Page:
McWilliam's vies with Rosemount Estate for the title of Australia's largest family-owned wine company, and also its fifth-largest winemaker, crushing around 33,000 tons (30,000 t) annually. The sixth-generation company grows about a third of its total crush itself, a figure kept relatively low by the large volume of fruit it purchases in the Sunraysia area near its Robinvale winery in Victoria. Its largest export markets are the UK, the USA and New Zealand, with encouraging growth in Germany, Singapore and Japan.

Until recently McWilliam's focused on huge volumes of fortified and relatively uninteresting table wines from its traditional home of Griffith in the Riverina, plus some less-than-outstanding, but very affordable old-fashioned red and white table wines from Mount Pleasant in the Hunter Valley. Through a series of mergers, most of which ultimately became acquisitions, McWilliam's now boasts regional bases in Coonawarra, the Yarra Valley and Hilltops (New South Wales) and is sourcing fruit from Margaret River in Western Australia. The McWilliam's winemaking team headed by Jim Brayne has developed fine and very affordable wines from these new areas, and has refocused on its traditional strengths in the Hunter and Riverina, greatly improving the quality and of its entire range.


McWilliam's 2,050 acres (830 ha) of vineyards are in the Riverina, Hilltops, the Hunter Valley, Coonawarra and the Yarra Valley. Its largest holdings are 800 acres (325 ha) in the Riverina, mostly planted with shiraz and chardonnay. Shiraz, semillon and some chardonnay make up most of its 257 acres (104 ha) of Hunter plantings, while cabernet sauvignon and shiraz are the main grapes at Coonawarra with 690 acres (280 ha) and Barwang's 252 acres (102 ha) in the Hilltops region.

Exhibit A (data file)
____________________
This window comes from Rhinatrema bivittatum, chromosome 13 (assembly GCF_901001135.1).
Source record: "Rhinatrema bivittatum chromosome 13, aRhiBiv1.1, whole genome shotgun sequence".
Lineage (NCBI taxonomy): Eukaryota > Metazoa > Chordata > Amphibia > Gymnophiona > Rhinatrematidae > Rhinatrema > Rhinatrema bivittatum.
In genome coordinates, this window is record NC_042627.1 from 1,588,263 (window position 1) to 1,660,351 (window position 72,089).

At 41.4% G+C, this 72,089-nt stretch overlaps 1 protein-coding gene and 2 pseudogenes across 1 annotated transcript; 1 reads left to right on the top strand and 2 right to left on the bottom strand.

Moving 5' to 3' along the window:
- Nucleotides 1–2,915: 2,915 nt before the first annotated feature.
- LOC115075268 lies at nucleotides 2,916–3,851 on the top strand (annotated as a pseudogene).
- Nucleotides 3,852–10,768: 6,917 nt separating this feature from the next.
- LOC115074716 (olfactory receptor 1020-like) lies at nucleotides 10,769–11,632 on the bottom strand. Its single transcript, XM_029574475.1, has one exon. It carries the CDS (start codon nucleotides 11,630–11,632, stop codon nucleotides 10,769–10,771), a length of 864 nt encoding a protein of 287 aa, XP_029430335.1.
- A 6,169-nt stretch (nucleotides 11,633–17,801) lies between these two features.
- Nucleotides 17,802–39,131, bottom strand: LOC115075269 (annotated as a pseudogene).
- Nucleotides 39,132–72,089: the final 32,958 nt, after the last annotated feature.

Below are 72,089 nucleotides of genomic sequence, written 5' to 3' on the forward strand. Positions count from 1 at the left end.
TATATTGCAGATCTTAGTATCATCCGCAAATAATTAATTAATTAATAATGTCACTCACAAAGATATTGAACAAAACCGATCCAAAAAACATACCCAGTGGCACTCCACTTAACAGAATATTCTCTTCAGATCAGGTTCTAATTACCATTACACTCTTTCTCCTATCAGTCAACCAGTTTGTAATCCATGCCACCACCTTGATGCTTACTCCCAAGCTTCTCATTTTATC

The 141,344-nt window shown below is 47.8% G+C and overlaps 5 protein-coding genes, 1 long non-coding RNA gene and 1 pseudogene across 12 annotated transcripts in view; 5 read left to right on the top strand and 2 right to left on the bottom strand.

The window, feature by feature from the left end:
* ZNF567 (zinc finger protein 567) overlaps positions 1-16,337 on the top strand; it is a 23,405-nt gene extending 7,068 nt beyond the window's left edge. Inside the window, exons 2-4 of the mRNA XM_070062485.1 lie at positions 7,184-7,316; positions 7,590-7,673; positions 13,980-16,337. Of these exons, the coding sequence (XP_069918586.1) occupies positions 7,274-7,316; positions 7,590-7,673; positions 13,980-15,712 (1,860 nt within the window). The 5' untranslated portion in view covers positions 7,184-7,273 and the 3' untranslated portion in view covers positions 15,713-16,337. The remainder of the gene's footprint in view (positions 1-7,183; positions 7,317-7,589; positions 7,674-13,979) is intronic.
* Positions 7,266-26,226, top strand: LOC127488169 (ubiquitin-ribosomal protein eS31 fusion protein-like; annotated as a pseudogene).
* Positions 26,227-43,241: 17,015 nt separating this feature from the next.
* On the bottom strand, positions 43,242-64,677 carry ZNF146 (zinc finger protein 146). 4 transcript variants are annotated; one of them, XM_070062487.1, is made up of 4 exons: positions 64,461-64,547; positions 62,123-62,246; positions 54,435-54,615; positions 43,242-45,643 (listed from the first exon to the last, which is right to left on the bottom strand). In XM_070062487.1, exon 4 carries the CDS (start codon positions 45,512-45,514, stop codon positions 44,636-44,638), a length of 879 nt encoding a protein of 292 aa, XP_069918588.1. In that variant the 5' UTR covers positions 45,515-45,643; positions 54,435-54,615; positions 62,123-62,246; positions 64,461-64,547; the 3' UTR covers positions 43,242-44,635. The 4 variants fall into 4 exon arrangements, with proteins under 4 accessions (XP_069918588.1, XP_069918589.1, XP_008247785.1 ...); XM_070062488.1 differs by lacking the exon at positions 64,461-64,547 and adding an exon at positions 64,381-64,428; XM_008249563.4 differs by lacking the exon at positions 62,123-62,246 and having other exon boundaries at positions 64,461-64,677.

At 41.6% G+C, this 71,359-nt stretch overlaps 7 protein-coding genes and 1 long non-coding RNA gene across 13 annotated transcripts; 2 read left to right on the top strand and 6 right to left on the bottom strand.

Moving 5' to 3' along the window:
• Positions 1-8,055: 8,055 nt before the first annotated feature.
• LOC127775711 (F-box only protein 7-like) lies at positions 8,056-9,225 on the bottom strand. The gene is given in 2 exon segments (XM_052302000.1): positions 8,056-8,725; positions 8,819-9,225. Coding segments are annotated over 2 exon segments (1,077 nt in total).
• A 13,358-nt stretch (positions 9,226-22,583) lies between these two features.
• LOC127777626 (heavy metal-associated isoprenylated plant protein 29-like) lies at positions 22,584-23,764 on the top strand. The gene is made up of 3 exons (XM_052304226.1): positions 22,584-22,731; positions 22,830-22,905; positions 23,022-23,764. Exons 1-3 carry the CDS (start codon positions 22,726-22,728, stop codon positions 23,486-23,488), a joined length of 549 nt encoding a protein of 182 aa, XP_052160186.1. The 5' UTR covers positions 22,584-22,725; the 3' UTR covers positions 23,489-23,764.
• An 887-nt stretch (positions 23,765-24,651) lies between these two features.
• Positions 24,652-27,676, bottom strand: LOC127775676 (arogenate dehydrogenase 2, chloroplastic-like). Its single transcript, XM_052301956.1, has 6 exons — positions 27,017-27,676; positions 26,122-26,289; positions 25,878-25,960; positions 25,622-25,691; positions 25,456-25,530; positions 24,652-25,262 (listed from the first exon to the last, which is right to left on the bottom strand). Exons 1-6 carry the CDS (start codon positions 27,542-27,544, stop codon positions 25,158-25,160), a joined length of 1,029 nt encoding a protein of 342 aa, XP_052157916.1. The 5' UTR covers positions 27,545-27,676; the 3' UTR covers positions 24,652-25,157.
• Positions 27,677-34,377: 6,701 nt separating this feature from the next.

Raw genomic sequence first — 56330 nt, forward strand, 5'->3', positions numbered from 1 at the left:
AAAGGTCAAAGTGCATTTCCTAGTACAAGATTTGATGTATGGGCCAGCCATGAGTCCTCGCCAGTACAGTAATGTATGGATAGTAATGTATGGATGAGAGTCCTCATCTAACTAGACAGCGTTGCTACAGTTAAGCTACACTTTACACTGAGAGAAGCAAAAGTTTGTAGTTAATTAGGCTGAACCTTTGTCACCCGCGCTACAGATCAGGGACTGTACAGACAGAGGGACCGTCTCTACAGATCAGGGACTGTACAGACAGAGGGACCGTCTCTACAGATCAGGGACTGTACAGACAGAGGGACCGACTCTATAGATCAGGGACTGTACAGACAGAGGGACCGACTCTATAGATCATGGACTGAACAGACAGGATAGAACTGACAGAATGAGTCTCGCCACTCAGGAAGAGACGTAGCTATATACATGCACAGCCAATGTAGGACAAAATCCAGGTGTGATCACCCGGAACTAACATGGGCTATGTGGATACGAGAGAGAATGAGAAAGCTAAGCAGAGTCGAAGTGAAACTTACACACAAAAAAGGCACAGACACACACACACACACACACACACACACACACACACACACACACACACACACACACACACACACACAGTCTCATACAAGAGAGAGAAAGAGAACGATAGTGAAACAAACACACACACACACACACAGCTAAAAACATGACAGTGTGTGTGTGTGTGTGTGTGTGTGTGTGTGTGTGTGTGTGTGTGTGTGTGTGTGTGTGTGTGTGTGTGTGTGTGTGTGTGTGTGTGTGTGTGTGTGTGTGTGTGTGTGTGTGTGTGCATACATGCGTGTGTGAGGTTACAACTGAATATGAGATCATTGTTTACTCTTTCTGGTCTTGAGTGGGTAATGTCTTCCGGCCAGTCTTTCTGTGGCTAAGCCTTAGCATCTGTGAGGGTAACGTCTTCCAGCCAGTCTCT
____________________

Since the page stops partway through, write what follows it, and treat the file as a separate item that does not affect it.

McWilliam's small number of prestige labels are relatively recent introductions to its range. The company is instead staking a strong claim in the middle of the premium bottled market with clean, lively and approachable wines that don't require long cellaring periods. The jewel in its crown is the classic old Mount Pleasant property in the Lower Hunter Valley. These vineyards, some of which date back to 1880, are the backbone of the Mount Pleasant range, providing the grapes for some limited-release runs like OP & OH (Old Paddock and Old Hill) Shiraz, Rosehill Shiraz and the Maurice O'Shea Shiraz. The Lovedale Vineyard is the basis for the Elizabeth Semillon and the Lovedale Semillon. Its purchase of Brand's and its subsequent expansion has made McWilliam's the third largest vineyard owner in Coonawarra, while the company has reworked its relatively small plantings at Lillydale Vineyards in the Yarra Valley, where it still purchases most of its fruit.


Northern Irish immigrant Samuel McWilliam planted his first vines at Corowa, New South Wales, in 1877. His son John James McWilliam planted the first grapes at Hanwood in the Riverina in 1913 and built a winery there in 1917. Another followed at Yenda in 1920. The family acquired the Beelbangera winery in 1944 and built another at Robinvale in 1961 to handle its ever-increasing production, which peaked in the late 1970s. The Hanwood winery became the company's center for white wines and fortifieds, where McWilliam's really made its name.